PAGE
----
Kairos Palestine, one of the authors of this letter, advocate a form of pacifism, that while Christians should live at peace in their communities, geopolitics is regulated by a different standard in Scripture. National leaders should be acting in the interest of their own people, which may come at the expense of other nations.
Michael Brown would argue that the Israeli’s are the downtrodden, asking “where is there even a passing reference to the fact that Israel has been in an existential battle for survival since the UN Partition Plan was announced in 1947, living under constant threat from surrounding, hostile, Muslim nations?” The reality was that this conflict was imposed by the global powers and is not organic to the region. And as mentioned, the Israelis were not peaceful settlers to the region but were functionally invaders, which was why the Arab states were provoked to war.
Finally, and we say it with a broken heart, we hold western church leaders and theologians who rally behind Israel’s wars accountable for their theological and political complicity in the Israeli crimes against the Palestinians, which have been committed over the last 75 years. We call upon them to reexamine their positions and to change their direction, remembering that God “will judge the world in justice” (Acts 17:31). We also remind ourselves and our Palestinian people that our sumud (“steadfastness”) is anchored in our just cause and our historical rootedness in this land. As Palestinian Christians, we also continue to find our courage and consolation in the God who dwells with those of a contrite and humble spirit (Isa 57:15). We find courage in the solidarity we receive from the crucified Christ, and we find hope in the empty tomb. We are also encouraged and empowered by the costly solidarity and support of many churches and grassroots faith movements around the world, challenging the dominance of ideologies of power and supremacy. We refuse to give in, even when our siblings abandon us. We are steadfast in our hope, resilient in our witness, and continue to be committed to the Gospel of faith, hope, and love, in the face of tyranny and darkness. “In the absence of all hope, we cry out our cry of hope. We believe in God, good and just. We believe that God’s goodness will finally triumph over the evil of hate and of death that still persist in our land. We will see here ‘a new land’ and ‘a new human being’, capable of rising up in the spirit to love each one of his or her brothers and sisters” (Kairos Palestine, §10).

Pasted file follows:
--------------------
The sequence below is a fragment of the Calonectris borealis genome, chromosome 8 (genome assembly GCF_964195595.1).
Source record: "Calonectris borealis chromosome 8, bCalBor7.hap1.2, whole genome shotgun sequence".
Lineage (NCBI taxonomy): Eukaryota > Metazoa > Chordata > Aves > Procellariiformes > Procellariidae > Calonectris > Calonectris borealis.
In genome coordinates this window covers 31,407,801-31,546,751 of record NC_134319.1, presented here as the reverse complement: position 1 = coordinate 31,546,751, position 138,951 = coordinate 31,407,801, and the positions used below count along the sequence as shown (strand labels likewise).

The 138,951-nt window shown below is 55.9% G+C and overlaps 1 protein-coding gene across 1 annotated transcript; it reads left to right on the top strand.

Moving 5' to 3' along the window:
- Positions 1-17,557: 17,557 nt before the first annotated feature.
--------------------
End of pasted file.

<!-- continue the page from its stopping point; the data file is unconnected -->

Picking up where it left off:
The letter ends with the writers calling for support for the Palestinian Christians while condemning western church leaders for abandoning their brothers in faith. It falls short of asserting that the Church is the true Israel, instead being bogged down by liberation theology. Overall, it is a benign call for the western church to acknowledge that Zionist foreign policy in the Middle East has been a disaster for the church, but they would have been better off as Israeli Christians rebutting Zionism as theologically dangerous.
Instead, Brown concludes by touting standard talking points that Israel offers more rights than any Muslim nation, which is non sequitur in this discussion since several of the writers reside in Jerusalem. Rather than offer his solidarity, Michael Brown returns with condemnation:
Finally, while the letter says that Christian siding with Israel has hurt our Christian witness, the other side of the coin is that the Jewish people in Israel and worldwide have been deeply moved by this Christian support, which is going a long way to helping undo the terrible history of “Christian” antisemitism. (For an Orthodox rabbi in Israel saying this very thing, go here.)
I appeal, then, to the writers and signers of this open letter: please reconsider your words, please speak up on behalf of the Israeli victims, please rebuke the murderous terrorists by name, and please present a truthful picture to the world.
We want to stand with you. We want to stand for justice. We want to show solidarity as brothers and sisters in Jesus.
But we cannot partner with falsehoods or double standards or libels.
In the name of our Lord, I appeal to you to repent of this deeply flawed call to repentance so that together, we can pursue righteousness, goodness, equity, and mercy.
Brown argues that a rabbi claiming to appreciate the church’s support for Israel is a positive witness, but does this witness do anything to lead him to Christ or does it placate this rabbi in his idolatry? Moreover, Brown accuses the Christians who live in the affected area of spreading libelous history that they endured. Brown is the one committing libel. What is reprehensible is that he accuses them of sin when he is the one blinded by personal affections and ethnic partiality.